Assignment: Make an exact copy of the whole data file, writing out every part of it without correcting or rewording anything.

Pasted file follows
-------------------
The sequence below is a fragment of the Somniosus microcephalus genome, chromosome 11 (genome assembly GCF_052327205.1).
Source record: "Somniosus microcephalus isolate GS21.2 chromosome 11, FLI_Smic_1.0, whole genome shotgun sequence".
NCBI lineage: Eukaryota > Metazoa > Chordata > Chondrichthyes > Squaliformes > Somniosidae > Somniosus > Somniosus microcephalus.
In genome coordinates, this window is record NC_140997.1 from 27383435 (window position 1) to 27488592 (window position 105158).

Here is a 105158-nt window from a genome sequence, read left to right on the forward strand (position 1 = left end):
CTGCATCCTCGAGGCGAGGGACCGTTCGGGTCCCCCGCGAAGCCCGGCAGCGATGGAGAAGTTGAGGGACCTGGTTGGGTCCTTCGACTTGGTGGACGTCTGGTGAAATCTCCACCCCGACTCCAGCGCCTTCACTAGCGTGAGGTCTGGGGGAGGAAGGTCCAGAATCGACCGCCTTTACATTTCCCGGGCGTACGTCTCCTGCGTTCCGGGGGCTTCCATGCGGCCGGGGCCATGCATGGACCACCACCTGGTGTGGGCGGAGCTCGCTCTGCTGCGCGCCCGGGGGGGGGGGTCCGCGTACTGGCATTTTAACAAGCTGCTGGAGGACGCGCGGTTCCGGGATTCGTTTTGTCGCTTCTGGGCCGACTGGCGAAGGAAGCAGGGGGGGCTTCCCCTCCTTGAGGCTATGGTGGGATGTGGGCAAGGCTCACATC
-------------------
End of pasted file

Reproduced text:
The sequence below is a fragment of the Somniosus microcephalus genome, chromosome 11 (genome assembly GCF_052327205.1).
Source record: "Somniosus microcephalus isolate GS21.2 chromosome 11, FLI_Smic_1.0, whole genome shotgun sequence".
NCBI lineage: Eukaryota > Metazoa > Chordata > Chondrichthyes > Squaliformes > Somniosidae > Somniosus > Somniosus microcephalus.
In genome coordinates, this window is record NC_140997.1 from 27383435 (window position 1) to 27488592 (window position 105158).

Here is a 105158-nt window from a genome sequence, read left to right on the forward strand (position 1 = left end):
CTGCATCCTCGAGGCGAGGGACCGTTCGGGTCCCCCGCGAAGCCCGGCAGCGATGGAGAAGTTGAGGGACCTGGTTGGGTCCTTCGACTTGGTGGACGTCTGGTGAAATCTCCACCCCGACTCCAGCGCCTTCACTAGCGTGAGGTCTGGGGGAGGAAGGTCCAGAATCGACCGCCTTTACATTTCCCGGGCGTACGTCTCCTGCGTTCCGGGGGCTTCCATGCGGCCGGGGCCATGCATGGACCACCACCTGGTGTGGGCGGAGCTCGCTCTGCTGCGCGCCCGGGGGGGGGGGTCCGCGTACTGGCATTTTAACAAGCTGCTGGAGGACGCGCGGTTCCGGGATTCGTTTTGTCGCTTCTGGGCCGACTGGCGAAGGAAGCAGGGGGGGCTTCCCCTCCTTGAGGCTATGGTGGGATGTGGGCAAGGCTCACATC